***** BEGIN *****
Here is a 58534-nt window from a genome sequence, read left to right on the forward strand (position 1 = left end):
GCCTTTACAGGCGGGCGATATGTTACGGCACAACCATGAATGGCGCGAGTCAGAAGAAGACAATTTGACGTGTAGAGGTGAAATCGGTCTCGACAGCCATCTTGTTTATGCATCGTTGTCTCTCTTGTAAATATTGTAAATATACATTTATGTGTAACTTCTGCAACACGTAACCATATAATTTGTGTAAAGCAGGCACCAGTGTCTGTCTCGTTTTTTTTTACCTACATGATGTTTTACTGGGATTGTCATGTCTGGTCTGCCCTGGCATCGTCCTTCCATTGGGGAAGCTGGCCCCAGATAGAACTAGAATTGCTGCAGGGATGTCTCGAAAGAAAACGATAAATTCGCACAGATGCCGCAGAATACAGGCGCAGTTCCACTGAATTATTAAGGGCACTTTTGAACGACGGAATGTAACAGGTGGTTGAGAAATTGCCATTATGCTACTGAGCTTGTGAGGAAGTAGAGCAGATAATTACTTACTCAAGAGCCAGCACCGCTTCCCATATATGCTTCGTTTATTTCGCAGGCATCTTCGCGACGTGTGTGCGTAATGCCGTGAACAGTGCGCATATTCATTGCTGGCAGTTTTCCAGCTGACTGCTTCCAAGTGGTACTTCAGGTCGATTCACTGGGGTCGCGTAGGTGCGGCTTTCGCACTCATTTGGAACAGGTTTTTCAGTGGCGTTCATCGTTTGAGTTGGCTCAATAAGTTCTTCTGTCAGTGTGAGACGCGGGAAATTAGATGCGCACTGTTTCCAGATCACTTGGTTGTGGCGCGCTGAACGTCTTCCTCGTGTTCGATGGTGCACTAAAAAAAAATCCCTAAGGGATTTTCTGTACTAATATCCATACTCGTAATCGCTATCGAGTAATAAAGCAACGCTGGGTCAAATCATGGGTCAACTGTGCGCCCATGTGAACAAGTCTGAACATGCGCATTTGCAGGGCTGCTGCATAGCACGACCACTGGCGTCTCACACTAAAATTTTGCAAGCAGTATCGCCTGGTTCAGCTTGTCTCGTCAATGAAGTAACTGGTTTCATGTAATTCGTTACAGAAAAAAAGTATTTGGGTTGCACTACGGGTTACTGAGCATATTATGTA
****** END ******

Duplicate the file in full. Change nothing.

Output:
Here is a 58534-nt window from a genome sequence, read left to right on the forward strand (position 1 = left end):
GCCTTTACAGGCGGGCGATATGTTACGGCACAACCATGAATGGCGCGAGTCAGAAGAAGACAATTTGACGTGTAGAGGTGAAATCGGTCTCGACAGCCATCTTGTTTATGCATCGTTGTCTCTCTTGTAAATATTGTAAATATACATTTATGTGTAACTTCTGCAACACGTAACCATATAATTTGTGTAAAGCAGGCACCAGTGTCTGTCTCGTTTTTTTTTACCTACATGATGTTTTACTGGGATTGTCATGTCTGGTCTGCCCTGGCATCGTCCTTCCATTGGGGAAGCTGGCCCCAGATAGAACTAGAATTGCTGCAGGGATGTCTCGAAAGAAAACGATAAATTCGCACAGATGCCGCAGAATACAGGCGCAGTTCCACTGAATTATTAAGGGCACTTTTGAACGACGGAATGTAACAGGTGGTTGAGAAATTGCCATTATGCTACTGAGCTTGTGAGGAAGTAGAGCAGATAATTACTTACTCAAGAGCCAGCACCGCTTCCCATATATGCTTCGTTTATTTCGCAGGCATCTTCGCGACGTGTGTGCGTAATGCCGTGAACAGTGCGCATATTCATTGCTGGCAGTTTTCCAGCTGACTGCTTCCAAGTGGTACTTCAGGTCGATTCACTGGGGTCGCGTAGGTGCGGCTTTCGCACTCATTTGGAACAGGTTTTTCAGTGGCGTTCATCGTTTGAGTTGGCTCAATAAGTTCTTCTGTCAGTGTGAGACGCGGGAAATTAGATGCGCACTGTTTCCAGATCACTTGGTTGTGGCGCGCTGAACGTCTTCCTCGTGTTCGATGGTGCACTAAAAAAAAATCCCTAAGGGATTTTCTGTACTAATATCCATACTCGTAATCGCTATCGAGTAATAAAGCAACGCTGGGTCAAATCATGGGTCAACTGTGCGCCCATGTGAACAAGTCTGAACATGCGCATTTGCAGGGCTGCTGCATAGCACGACCACTGGCGTCTCACACTAAAATTTTGCAAGCAGTATCGCCTGGTTCAGCTTGTCTCGTCAATGAAGTAACTGGTTTCATGTAATTCGTTACAGAAAAAAAGTATTTGGGTTGCACTACGGGTTACTGAGCATATTATGTA